2020 Spills Tracker
Mar 1, 2021
Across the West, spills from oil and gas development take a toll on lands, waters, and communities that live nearby. In Colorado, New Mexico, and Wyoming—the Mountain West’s top oil and gas-producing states—companies report thousands of spills each year, which release toxic materials such as crude oil and produced water. For the past four years, the Trump administration’s “energy dominance” agenda ramped up drilling across the West while slashing environmental safeguards, and during the administration’s first three years spills in these Western states steadily rose.
Last year, however, spills in each state declined compared to past years. In 2020, the industry was hit hard by decreased demand resulting from the COVID-19 pandemic and an international price war that caused the price per barrel to drop below zero in April. Although overall annual production remained steady, drilling rig counts and well starts did decrease. In addition, companies have racked up significant debt over the past decade, causing bankruptcies as the industry was hit by the effects of the pandemic and price war. The coronavirus pandemic also may have disrupted the observation and reporting of spills.
While federal regulations remained unchanged, Colorado and New Mexico have stepped up their environmental regulations and enforcement for oil and gas drilling within their states. In Colorado, the number of inspections increased 37% compared to 2018. Fines also increased significantly, with companies paying over $25 million in 2020, compared to just $2.8 million in 2019 and $5.2 million in 2018. This spike was largely due to a single fine that is the largest in the state’s history; however, even without that fine the Colorado Oil and Gas Conservation Commission (COGCC) still issued millions of dollars more in fines than previous years.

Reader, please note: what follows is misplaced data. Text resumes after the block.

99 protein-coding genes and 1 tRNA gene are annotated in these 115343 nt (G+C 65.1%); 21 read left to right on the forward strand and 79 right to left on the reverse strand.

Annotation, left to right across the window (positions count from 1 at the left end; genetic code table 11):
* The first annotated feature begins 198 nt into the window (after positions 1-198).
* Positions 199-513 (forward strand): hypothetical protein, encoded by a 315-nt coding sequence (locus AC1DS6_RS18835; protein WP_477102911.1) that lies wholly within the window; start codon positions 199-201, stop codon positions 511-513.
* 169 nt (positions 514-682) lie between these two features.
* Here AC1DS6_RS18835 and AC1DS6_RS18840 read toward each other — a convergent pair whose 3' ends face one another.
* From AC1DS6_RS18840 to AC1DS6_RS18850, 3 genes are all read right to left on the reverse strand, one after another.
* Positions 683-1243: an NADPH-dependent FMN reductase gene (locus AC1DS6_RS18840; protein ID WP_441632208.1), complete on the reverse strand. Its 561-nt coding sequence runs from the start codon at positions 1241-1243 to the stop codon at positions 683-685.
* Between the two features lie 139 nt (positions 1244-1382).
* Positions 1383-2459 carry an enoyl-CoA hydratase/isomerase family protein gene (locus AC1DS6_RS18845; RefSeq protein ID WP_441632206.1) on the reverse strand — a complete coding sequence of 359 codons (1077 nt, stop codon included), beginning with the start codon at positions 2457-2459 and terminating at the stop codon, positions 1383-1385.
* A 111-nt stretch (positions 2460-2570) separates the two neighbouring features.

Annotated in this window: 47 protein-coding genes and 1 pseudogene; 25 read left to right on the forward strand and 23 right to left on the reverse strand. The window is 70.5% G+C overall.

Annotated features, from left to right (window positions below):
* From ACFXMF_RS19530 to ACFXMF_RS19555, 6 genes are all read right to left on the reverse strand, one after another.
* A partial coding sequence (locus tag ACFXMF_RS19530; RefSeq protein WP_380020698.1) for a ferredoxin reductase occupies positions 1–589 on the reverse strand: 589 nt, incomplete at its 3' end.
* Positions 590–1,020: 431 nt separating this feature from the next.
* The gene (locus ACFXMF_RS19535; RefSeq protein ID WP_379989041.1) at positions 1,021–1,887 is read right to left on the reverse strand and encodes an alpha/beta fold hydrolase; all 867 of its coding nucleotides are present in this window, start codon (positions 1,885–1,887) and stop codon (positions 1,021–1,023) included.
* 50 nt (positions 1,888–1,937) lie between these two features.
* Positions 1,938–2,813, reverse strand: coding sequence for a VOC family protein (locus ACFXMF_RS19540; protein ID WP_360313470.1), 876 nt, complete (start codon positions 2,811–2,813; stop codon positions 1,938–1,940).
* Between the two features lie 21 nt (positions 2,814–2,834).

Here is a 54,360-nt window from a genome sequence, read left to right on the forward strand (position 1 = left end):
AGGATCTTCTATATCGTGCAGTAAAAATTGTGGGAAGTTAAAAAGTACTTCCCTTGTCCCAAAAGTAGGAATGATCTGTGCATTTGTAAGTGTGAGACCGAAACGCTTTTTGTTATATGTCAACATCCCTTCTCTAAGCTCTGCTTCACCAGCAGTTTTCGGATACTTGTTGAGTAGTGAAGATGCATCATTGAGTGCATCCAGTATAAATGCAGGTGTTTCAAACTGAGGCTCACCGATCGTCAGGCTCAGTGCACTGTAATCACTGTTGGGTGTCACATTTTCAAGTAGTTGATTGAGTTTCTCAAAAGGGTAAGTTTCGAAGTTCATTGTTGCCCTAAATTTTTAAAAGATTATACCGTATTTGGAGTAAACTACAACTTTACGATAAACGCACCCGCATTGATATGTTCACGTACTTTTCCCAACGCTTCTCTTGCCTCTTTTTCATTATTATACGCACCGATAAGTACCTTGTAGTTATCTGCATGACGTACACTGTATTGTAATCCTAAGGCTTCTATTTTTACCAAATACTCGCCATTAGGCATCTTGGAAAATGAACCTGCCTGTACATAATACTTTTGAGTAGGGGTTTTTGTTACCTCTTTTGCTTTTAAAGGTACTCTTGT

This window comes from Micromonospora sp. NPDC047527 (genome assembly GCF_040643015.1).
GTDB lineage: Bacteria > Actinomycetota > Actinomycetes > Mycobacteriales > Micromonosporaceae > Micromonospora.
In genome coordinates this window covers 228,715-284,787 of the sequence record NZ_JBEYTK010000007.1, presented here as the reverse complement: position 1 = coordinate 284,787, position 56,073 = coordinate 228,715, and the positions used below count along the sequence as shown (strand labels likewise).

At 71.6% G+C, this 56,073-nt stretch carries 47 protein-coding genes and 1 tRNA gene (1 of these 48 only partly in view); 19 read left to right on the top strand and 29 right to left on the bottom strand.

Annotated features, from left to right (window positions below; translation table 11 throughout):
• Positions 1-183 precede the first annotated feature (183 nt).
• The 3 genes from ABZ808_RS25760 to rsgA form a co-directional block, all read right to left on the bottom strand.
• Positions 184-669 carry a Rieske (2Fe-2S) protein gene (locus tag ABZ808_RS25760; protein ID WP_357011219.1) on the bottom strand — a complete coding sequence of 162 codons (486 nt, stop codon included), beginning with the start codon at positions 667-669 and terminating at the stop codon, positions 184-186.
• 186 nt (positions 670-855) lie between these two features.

New Mexico’s oil and gas regulatory agency regained the ability to assess fines on oil and gas companies in 2019 after a decade without the ability to enforce its regulations, which could have contributed to increased compliance in 2020. In addition, inspections rebounded to over 40,000 site visits in 2020, after a dip in 2019. While there are a variety of factors that may have contributed to the decline in spills last year, it is likely that state-level regulations and enforcement are working to protect land and water in the West.
Get state-specific data
Colorado and New Mexico publish geographic information on spills within the state. Check out an interactive map of spills in the two states: